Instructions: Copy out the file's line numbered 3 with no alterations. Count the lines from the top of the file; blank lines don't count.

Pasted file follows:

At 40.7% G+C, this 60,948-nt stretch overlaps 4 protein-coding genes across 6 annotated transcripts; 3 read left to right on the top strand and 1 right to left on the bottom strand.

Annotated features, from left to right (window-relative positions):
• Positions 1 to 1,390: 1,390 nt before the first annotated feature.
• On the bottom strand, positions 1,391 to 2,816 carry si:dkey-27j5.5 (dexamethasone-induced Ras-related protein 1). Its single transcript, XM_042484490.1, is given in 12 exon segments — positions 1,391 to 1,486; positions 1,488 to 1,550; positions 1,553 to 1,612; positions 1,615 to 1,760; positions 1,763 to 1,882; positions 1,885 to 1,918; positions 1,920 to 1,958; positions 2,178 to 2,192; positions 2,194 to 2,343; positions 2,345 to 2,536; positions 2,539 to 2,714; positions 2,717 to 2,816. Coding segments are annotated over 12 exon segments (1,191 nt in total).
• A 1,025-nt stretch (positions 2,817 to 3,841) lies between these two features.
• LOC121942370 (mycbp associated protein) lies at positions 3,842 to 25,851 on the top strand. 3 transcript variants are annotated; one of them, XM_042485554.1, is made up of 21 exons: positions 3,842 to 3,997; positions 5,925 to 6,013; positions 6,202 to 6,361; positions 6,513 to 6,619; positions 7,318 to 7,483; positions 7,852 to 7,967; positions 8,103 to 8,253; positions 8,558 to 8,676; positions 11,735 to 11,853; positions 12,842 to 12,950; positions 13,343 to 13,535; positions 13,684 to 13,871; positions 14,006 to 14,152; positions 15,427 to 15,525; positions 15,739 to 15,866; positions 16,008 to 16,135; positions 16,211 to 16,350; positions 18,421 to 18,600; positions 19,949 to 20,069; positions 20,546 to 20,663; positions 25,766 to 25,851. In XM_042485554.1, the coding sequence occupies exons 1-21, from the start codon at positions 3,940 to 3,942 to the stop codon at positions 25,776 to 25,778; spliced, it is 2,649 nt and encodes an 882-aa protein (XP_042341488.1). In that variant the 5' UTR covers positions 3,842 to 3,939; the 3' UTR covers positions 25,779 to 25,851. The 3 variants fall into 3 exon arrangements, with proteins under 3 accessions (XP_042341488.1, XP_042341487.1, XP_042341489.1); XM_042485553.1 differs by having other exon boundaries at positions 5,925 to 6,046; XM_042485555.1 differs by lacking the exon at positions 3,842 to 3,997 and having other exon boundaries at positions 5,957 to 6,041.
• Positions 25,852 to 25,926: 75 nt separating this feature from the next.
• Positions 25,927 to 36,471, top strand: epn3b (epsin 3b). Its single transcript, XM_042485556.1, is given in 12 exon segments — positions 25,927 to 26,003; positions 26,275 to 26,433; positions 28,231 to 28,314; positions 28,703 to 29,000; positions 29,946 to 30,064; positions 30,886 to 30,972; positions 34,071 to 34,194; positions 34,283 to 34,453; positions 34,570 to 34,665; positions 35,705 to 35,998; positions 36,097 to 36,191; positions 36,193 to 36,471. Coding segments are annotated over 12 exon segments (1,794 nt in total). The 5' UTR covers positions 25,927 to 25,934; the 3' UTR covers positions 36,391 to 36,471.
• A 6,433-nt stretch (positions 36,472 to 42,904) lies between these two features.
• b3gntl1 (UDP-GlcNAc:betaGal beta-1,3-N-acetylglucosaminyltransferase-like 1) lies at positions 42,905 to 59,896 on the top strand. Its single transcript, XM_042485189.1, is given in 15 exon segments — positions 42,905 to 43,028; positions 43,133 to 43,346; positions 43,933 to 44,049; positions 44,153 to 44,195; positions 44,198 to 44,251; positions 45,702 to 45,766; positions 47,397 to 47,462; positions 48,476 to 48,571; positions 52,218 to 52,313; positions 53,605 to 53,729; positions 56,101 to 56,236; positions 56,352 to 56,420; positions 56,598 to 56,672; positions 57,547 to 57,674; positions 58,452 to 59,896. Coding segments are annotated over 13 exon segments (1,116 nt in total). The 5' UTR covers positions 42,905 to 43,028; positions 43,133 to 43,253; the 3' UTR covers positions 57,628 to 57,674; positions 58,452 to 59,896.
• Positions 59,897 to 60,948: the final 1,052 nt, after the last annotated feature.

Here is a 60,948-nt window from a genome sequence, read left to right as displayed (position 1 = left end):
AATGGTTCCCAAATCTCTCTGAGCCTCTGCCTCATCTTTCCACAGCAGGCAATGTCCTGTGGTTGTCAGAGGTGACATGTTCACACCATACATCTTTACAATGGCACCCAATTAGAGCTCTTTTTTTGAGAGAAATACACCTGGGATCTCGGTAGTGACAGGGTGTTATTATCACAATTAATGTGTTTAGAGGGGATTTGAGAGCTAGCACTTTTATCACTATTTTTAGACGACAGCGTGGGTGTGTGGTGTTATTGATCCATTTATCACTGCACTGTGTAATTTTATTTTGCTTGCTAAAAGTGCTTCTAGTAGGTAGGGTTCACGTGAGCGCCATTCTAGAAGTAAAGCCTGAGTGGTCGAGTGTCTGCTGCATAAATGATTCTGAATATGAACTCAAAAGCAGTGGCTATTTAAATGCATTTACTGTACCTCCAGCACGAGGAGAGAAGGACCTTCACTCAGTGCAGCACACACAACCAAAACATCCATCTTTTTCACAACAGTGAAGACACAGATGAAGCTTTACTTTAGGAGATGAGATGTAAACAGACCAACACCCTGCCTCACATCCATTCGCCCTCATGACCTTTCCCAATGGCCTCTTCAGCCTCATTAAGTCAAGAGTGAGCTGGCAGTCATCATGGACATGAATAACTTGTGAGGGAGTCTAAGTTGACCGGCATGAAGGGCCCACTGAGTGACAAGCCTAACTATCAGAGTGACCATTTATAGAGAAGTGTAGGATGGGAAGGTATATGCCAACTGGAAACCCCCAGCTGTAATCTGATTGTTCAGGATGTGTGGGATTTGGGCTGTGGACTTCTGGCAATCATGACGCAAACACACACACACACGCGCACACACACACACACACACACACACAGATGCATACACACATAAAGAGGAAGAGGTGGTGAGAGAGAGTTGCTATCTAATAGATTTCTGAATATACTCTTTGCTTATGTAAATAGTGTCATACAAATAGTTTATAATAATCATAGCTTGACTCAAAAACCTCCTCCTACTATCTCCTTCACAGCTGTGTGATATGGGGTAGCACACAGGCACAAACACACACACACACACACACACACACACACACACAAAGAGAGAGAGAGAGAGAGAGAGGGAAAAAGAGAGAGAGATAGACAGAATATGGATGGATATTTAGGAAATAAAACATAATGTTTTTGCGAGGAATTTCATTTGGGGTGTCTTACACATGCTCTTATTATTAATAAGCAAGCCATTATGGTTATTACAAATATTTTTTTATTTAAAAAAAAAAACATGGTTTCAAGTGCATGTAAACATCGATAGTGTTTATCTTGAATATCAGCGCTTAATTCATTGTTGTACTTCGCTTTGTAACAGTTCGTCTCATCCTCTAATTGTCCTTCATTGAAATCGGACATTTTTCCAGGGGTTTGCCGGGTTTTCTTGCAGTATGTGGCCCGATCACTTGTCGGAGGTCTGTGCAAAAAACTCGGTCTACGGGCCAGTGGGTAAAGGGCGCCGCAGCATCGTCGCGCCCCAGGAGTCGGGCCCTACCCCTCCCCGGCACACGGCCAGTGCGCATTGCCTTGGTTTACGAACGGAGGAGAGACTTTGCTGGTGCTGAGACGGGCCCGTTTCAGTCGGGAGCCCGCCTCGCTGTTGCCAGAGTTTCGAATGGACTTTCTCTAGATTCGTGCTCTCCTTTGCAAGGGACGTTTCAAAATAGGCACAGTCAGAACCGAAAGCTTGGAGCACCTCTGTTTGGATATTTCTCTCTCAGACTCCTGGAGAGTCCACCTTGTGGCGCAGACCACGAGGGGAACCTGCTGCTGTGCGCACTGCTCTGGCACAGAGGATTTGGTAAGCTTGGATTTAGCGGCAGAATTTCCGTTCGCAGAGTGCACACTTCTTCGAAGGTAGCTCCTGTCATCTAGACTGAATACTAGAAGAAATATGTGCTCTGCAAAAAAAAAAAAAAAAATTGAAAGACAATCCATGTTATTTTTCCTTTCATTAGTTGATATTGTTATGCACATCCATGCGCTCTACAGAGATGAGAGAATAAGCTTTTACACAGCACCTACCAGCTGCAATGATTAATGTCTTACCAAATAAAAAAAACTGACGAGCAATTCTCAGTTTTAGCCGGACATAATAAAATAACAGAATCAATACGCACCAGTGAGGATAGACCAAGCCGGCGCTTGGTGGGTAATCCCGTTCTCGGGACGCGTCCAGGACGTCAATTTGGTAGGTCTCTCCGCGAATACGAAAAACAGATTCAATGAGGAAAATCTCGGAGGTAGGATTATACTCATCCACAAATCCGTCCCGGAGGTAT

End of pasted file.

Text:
• Positions 1 to 1,390: 1,390 nt before the first annotated feature.